Lauren Creary, Programme Director at JET Talks About International Coastal Cleanup Day 2022
by Carolyn Lee Aug 17, 2022
The Jamaica Environment Trust (JET) is a non-profit organisation started in 1991 whose mission focuses on using education to protect Jamaica’s natural resources, advocacy, and the law to influence individual and organisational behaviour, public policy, and practice.
JET has implemented several major flagship projects and campaigns, including International Coastal Cleanup Day (ICC). We spoke with Lauren Creary, Programme Director, who gives some insight on the plans for this year’s ICC day and how you can get involved.
Lauren, how did you get involved with JET?
I started in the events, tourism, and hospitality industry, but I’m motivated by helping others, so I didn’t find those jobs rewarding. I wanted a job that would allow me to make an impact on others while striking a balance between being in an office and out in the field. My mother, Marcia Ford, a Marine Scientist, suggested I apply to JET. She introduced me to environmental management, and I believed that my environmental awareness was heightened based on that exposure. However, when I started working at JET as a project coordinator in September 2018, I quickly realised that I had much more to learn!
Working at JET has been an enlightening experience allowing me to learn more about the island and the issues we face with protecting our natural resources and the wellbeing of our people. From crabs that live in trees and streams within Cockpit Country to the gravity of the climate crisis and why urgent action is needed at all levels, I have learned so much working at JET.
JET focuses on environmental education and advocacy. As Programme Director, I lead the environmental education arm of JET. I’m responsible for the administrative oversight of all the projects we implement.
How did JET come into existence?
Our founder, Diana McCaulay, and a concerned group of individuals noticed a lot of garbage during a trip to the Palisadoes. She started JET to create a positive change since there were no beach cleanups or anyone talking about the environment in the news. Since its inception, JET’s membership has fluctuated between 50 and 100 members annually. We currently have over 20 corporate members.
What are some of the major programmes or campaigns implemented by JET?
Our longest-running environmental education programme is the Schools’ Environment Programme (SEP), which was delivered in 300 schools island-wide at its peak. We are currently revamping the programme to restart in the next academic year. JET has also been the national coordinator for International Coastal Cleanup (ICC) Day since 2008 with the support of the Tourism Enhancement Fund (TEF). Two popular projects include Save Cockpit Country and Nuh Dutty Up Jamaica.
JET is one of or maybe the only NGO that has consistently advocated for such a broad range of environmental issues over the years. However, many people are not aware that as Jamaicans we have a right to a healthy environment under the Jamaican Constitution:
“Right to a healthy and productive environment (Section 13(3) l) The Constitution recognises the right to enjoy a healthy and productive environment free from the threat of injury or damage from environmental abuse and degradation of the ecological heritage.”
You mentioned International Coastal Clean-up Day. Can you share some of the plans that are in place for this year?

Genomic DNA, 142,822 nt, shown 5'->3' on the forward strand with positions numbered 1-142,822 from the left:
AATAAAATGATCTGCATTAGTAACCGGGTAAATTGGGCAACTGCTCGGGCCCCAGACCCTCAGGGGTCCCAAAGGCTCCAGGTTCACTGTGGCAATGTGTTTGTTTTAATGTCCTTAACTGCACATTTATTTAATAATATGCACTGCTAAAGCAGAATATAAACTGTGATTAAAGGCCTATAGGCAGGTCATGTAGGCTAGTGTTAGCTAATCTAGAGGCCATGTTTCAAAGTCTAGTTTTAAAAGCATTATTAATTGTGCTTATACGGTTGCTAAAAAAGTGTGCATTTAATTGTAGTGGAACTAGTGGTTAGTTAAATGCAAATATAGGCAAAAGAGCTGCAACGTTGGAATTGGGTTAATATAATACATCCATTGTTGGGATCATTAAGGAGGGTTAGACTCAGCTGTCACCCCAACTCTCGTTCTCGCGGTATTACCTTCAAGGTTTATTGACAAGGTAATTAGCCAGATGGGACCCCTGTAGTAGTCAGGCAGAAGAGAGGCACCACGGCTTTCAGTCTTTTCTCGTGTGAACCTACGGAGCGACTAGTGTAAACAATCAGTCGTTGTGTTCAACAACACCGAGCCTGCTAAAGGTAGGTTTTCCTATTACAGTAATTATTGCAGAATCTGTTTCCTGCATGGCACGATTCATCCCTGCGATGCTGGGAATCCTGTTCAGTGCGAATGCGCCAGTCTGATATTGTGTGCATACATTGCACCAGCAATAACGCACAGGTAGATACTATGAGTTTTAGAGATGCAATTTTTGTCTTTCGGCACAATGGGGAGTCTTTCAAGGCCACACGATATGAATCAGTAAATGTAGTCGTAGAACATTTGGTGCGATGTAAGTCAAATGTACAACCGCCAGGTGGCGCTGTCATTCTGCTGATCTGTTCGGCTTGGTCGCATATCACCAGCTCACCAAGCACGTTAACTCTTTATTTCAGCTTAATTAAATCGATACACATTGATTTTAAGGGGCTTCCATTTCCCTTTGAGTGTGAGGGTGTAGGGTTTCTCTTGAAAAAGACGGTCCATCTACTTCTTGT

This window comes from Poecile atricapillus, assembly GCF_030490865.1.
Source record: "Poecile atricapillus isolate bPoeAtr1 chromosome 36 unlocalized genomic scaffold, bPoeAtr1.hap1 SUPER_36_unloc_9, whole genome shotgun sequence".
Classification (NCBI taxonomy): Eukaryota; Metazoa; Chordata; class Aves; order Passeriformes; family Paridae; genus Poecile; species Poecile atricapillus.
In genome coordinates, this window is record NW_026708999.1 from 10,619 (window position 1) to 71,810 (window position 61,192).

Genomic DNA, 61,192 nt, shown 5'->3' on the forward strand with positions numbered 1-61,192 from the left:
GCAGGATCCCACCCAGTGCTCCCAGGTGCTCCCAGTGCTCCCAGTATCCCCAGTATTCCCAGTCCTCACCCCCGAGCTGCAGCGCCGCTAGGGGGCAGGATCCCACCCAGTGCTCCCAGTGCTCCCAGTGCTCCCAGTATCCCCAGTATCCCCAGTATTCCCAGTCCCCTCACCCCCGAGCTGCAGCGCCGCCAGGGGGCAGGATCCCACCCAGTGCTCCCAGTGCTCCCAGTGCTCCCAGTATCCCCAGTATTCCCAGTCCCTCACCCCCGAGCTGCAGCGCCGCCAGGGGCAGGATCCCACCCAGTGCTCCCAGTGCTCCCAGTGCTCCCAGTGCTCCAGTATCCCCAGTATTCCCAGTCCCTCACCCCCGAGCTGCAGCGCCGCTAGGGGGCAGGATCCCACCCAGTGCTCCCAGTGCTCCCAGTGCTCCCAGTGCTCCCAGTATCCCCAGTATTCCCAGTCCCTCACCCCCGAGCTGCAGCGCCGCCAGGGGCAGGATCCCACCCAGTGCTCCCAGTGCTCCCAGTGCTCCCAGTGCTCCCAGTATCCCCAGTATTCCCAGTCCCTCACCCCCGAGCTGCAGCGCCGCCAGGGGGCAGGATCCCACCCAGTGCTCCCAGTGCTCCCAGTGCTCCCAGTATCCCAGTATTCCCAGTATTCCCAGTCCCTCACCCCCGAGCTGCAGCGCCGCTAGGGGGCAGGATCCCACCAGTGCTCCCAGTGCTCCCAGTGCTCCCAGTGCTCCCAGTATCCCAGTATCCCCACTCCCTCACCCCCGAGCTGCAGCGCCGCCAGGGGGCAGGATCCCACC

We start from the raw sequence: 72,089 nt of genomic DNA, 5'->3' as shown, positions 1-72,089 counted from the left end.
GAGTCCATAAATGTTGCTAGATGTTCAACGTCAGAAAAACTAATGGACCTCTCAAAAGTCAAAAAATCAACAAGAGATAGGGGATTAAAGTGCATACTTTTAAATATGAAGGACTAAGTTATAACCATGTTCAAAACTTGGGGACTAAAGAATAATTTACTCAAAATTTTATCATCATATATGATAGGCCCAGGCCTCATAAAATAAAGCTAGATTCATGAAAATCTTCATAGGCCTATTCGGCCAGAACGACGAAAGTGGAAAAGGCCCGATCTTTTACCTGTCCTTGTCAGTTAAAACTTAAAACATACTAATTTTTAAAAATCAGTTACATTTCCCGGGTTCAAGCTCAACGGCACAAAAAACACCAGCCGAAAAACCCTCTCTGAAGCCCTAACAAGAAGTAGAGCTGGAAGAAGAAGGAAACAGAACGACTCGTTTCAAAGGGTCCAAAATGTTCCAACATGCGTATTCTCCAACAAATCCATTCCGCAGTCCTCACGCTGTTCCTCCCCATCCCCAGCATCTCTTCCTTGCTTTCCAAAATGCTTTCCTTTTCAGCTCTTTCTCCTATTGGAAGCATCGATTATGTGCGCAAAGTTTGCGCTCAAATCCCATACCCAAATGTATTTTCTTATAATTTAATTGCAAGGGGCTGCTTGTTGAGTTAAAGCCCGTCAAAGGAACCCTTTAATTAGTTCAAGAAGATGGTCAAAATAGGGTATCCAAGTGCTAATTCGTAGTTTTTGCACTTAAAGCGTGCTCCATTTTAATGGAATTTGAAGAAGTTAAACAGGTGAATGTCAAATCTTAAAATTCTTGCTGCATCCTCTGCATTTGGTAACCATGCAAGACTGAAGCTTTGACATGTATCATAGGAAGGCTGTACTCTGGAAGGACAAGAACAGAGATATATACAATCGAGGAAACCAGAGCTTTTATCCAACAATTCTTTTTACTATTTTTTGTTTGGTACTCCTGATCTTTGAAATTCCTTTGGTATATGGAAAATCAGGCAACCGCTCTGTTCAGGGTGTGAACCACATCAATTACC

International Coastal Cleanup Day is Saturday 17 September 2022, and JET is hosting its flagship cleanup at the Palisadoes Go Kart Track for the first time in two years. This will mark our 29th annual cleanup along the Palisadoes. Volunteers can register to participate in JET’s cleanup. Registration opens on 24 August and will close once we reach capacity, as space is limited. People can register as a group with a minimum of five and a maximum of 60 people.
The ICC launch and training sessions for participants will be in August, and we will release a national summary report on the data collected on ICC Day in early 2023. We have always had a strong response from volunteers who want to participate each year, even during the COVID-19 pandemic.
There is a focus on the Kingston Harbour since it receives a lot of garbage that washes down from gullies and across the Harbour to surrounding coastlines.
How does registration work?
ICC registration is typically open to groups who want to conduct their cleanups on ICC day; however, registration closed on 9 August. We got over one hundred groups that registered to host their cleanups. JET does not assign sites to the groups, so they can choose the location they wish to work. After registration is closed and all the sites are confirmed, we host training sessions with those groups in Kingston and Montego Bay. Data collection is crucial to what we do, and we want it to be accurate. We provide data cards during the training sessions and ensure that the volunteers correctly understand how to complete them. When the data comes in, we collate it, and it goes into a national report and an international database.
What gears will volunteers need to participate in this year’s coastal clean-up?
Coordinators should provide heavy-duty gloves and black and white garbage bags. During the cleanup, separate garbage into plastics for recycling with Type 1, mostly soft plastics beverage bottles, and Type 2, mostly more rigid plastics like engine oil and shampoo bottles. Garbage that can’t be recycled by Recycling Partners of Jamaica (RPJ), includes Styrofoam, plastic food containers, plastic utensils, glass, etc.
We’d like to thank Lauren for sharing with us about this year’s ICC day and the work that JET is doing. To stay updated on this project and other JET campaigns, visit their website and social media platforms (Facebook, Instagram, Twitter, and YouTube).
*All images provided by JET.
Sources: Jamaica Environment Trust (FB) and Lauren Creary at JET.